David Fortin founded David T Fortin Architect in Sudbury, Ontario in 2018. Now located in Cambridge, Ontario, the 100 percent Indigenous-owned firm believes that “well-designed spaces can strengthen our relations with each other and the Land in profound ways,” in its own words. Primarily working with Métis and First Nation clients across Canada, David T Fortin Architect produces a broad range of work grounded in Indigenous knowledge, from installations and advocacy initiatives to affordable and social housing projects.
Armida Fernández and Luis Enrique Flores | Estudio ALA
Tequila Centinela Chapel, Arandas, Jalisco, Mexico (2014), by Estudio ALA. Photo © Cesar Bejar
Armida Fernández and Luis Enrique Flores founded Estudio ALA in Guadalajara in 2012. Often designing for industrial and agricultural contexts, the firm, in its own words, seeks to “honor culture and tradition while still questioning the significance of programs, methodologies, and materialities.” Through built work and research projects that engage creatively with established economic and social structures, Estudio ALA explores a wide range of topics, including migrant spaces and pathways; emerging dwelling typologies; environmental sustainability; and reuse and reprogramming.
David Hill | HILLWORKS
Alabama Meadows Research Plots, Mary Olive Thomas Demonstration Forest at Auburn University, Alabama (2020 to present) by HILLWORKS and Emily Knox. Photo courtesy HILLWORKS and Emily Knox
David Hill founded the landscape design studio HILLWORKS in 2009. Located in Auburn, Alabama and working closely with Auburn University, a public land grant institution, the firm is grounded in the ecological and cultural landscape of the southeastern United States. HILLWORKS engages in design research on plant performance, including studies in phenology and novel ecologies, and the inventive reuse of land, such as community gardens and rewilding strategies. The studio’s projects across a variety of scales reflect a dedication to the regenerative power of the landscape.
Katherine Darnstadt | Latent
Rusu-McCartin Boys & Girls Club of Chicago (2023) by Latent. Photo © Tom Harris
Katherine Darnstadt founded Latent in Chicago in 2010. Bridging the fields of architecture and community development, Latent utilizes participatory processes and leverages local assets to create design solutions in resource and budget limited environments. The practice’s portfolio includes smallscale urban interventions, new construction community buildings, adaptive reuse, neighborhood master plans, and speculative designs. Focused on accessibility, sustainability, and economic viability, the practice states that it is founded “on the belief that great spaces belong to our most vulnerable populations.”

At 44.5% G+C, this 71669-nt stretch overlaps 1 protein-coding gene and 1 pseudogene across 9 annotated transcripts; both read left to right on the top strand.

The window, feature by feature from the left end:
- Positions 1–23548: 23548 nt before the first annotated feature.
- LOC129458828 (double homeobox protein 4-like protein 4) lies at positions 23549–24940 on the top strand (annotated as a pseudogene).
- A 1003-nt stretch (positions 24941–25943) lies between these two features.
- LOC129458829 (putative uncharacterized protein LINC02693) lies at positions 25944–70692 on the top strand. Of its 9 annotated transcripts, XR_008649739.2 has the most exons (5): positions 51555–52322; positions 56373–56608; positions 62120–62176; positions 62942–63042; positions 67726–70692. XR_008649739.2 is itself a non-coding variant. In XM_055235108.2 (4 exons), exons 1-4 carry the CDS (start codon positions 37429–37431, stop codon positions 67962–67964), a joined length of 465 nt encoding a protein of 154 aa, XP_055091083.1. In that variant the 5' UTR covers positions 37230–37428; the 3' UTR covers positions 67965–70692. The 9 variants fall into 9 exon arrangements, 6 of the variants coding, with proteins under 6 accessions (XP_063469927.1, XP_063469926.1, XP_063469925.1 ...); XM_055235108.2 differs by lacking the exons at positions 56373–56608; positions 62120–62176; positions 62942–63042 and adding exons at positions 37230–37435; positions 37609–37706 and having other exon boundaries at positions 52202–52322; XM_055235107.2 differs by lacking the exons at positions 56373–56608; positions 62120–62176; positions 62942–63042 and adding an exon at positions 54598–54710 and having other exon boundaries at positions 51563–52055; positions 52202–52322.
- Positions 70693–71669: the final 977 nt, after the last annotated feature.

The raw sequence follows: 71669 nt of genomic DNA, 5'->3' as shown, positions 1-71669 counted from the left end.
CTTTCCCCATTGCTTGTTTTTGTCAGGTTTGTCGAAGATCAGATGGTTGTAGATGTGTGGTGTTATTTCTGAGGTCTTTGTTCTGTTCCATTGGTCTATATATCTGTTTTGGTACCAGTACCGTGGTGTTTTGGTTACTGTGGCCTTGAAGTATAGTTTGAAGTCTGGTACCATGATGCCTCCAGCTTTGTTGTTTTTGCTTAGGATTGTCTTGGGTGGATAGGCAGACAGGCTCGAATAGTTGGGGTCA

Ross Altheimer and Maura Rockcastle | TEN x TEN Landscape Architecture + Urbanism
Rondo Commemorative Plaza, Minneapolis (2018), by TEN x TEN Architecture + Urbanism,4RM+ULA, Seitu Ken Jones, and Roger Cummings. Photo © Morgan Sheff Photography
Ross Altheimer and Maura Rockcastle founded TEN x TEN Landscape Architecture + Urbanism in Minneapolis in 2015. According to the firm, their transdisciplinary studio works collaboratively to “co-create immersive, resilient landscapes that adapt to social, economic, and environmental transformation.” Through diverse projects that range from industrial reuse to memorial design and a methodology that centers research and community investment, TEN x TEN’s work demonstrates a deep respect for place and the belief that design can affect positive change in our environments.
Neeraj Bhatia | THE OPEN WORKSHOP
New Investigations in Collective Form, Yerba Buena Center for the Arts, San Francisco (2018), by THE OPEN WORKSHOP. Photo © Neeraj Bhatia
Neeraj Bhatia founded THE OPEN WORKSHOP in 2013 in Toronto, Canada. Now based in San Francisco, the multidisciplinary practice produces a diverse range of projects and built works that bridge speculative research and formal design. The studio investigates how architecture and urbanism can foster social, racial, environmental, and economic equity, engaging frequently with issues of housing justice and public space. Often created collaboratively with communities, institutions, and other designers, these projects both propose and represent what the firm describes as “a collective ethos of design and forms of exchange.”